Liber XXI



Lao Kun the master said: The adept in skill of soul Hath never an aim: the bungler's shame Is that he gropes a goal.

Who most possess the Teh Conceal their magick power; Who least possess exert their strength Seven times in every hour.

These, who cling fast to powers, Who guard them, and display Their magick art — they are not part Of Tao nor yet of Teh.

Men win not truth of Tao Because their minds are wried. The mind uncurbed, the self's perturbed, And loses tune of tide.

Lost, the external lures; They turn to seek it: then All things perplex, confuse, and vex Those miserable men.

Disordered thoughts arise; Body and mind grow sick. Disgrace and fear grow year by year To their climacteric.

Wild, they are tossed about Through life and death; they quiver, Sunk in sea-stress of bitterness, And lose the Tao for ever.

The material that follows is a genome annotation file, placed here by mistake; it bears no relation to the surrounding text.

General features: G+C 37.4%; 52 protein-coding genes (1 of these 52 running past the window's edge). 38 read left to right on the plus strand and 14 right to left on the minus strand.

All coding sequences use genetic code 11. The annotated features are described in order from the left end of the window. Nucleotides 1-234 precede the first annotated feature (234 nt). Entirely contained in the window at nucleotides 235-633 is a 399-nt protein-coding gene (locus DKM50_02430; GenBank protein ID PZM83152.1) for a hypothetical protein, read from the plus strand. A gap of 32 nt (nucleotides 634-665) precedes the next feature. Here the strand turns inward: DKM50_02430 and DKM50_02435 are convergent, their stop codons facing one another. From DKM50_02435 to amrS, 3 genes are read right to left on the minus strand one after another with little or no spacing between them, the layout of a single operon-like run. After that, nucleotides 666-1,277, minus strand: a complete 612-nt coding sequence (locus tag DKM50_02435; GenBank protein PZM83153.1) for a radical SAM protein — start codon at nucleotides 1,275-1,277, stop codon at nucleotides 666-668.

The true, the abiding Tao! Who understandeth hath; Who hath the Tao is here and now In silence of the path.

Slay space; then naught abides. Hold not thy holy hand! When naught gives back before the attack, Serene thy silence stand!

All's rest, devoid of mark; How should desires fix tooth? When they are past, thou surely hast The silence of the truth.

Flawless that truth and fixed, Yet apt to each appeal Nature and sense to influence — The magnet to the steel!

Oh! this true touch with all Elastic and exact That yet above their tides — The silence free from act!

He that hath this shall come Little by little, a breath, So floweth he now, to truth of Tao, Wherein he vanisheth.

Men style him lord of Tao, Yet he hath none to lord. Hid motive he of all that be: Enough for his reward!

He that can comprehend This doctrine may transmit This sacred Tao to men that vow Themselves to fathom it.

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